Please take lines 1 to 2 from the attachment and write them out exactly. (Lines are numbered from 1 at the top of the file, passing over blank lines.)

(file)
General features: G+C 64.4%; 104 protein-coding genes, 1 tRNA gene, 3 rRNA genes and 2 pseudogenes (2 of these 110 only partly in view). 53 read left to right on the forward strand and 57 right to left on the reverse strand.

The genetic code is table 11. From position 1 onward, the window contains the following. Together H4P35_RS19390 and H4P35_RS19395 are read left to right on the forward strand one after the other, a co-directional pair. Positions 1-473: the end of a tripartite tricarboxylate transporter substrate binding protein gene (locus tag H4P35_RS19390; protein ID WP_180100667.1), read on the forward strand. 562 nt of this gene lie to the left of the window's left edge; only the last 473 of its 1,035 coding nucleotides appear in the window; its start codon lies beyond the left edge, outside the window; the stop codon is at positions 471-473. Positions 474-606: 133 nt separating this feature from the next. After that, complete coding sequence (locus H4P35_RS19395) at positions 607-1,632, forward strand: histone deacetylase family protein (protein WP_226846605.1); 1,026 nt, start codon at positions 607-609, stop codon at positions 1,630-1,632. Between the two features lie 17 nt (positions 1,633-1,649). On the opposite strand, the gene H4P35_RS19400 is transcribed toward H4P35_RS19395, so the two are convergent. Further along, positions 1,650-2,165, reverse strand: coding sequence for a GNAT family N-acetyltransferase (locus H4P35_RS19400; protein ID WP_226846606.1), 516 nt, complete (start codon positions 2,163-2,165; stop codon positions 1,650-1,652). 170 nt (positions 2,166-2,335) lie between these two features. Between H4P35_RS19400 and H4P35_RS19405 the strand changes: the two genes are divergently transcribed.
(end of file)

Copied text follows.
General features: G+C 64.4%; 104 protein-coding genes, 1 tRNA gene, 3 rRNA genes and 2 pseudogenes (2 of these 110 only partly in view). 53 read left to right on the forward strand and 57 right to left on the reverse strand.

The genetic code is table 11. From position 1 onward, the window contains the following. Together H4P35_RS19390 and H4P35_RS19395 are read left to right on the forward strand one after the other, a co-directional pair. Positions 1-473: the end of a tripartite tricarboxylate transporter substrate binding protein gene (locus tag H4P35_RS19390; protein ID WP_180100667.1), read on the forward strand. 562 nt of this gene lie to the left of the window's left edge; only the last 473 of its 1,035 coding nucleotides appear in the window; its start codon lies beyond the left edge, outside the window; the stop codon is at positions 471-473. Positions 474-606: 133 nt separating this feature from the next. After that, complete coding sequence (locus H4P35_RS19395) at positions 607-1,632, forward strand: histone deacetylase family protein (protein WP_226846605.1); 1,026 nt, start codon at positions 607-609, stop codon at positions 1,630-1,632. Between the two features lie 17 nt (positions 1,633-1,649). On the opposite strand, the gene H4P35_RS19400 is transcribed toward H4P35_RS19395, so the two are convergent. Further along, positions 1,650-2,165, reverse strand: coding sequence for a GNAT family N-acetyltransferase (locus H4P35_RS19400; protein ID WP_226846606.1), 516 nt, complete (start codon positions 2,163-2,165; stop codon positions 1,650-1,652). 170 nt (positions 2,166-2,335) lie between these two features. Between H4P35_RS19400 and H4P35_RS19405 the strand changes: the two genes are divergently transcribed.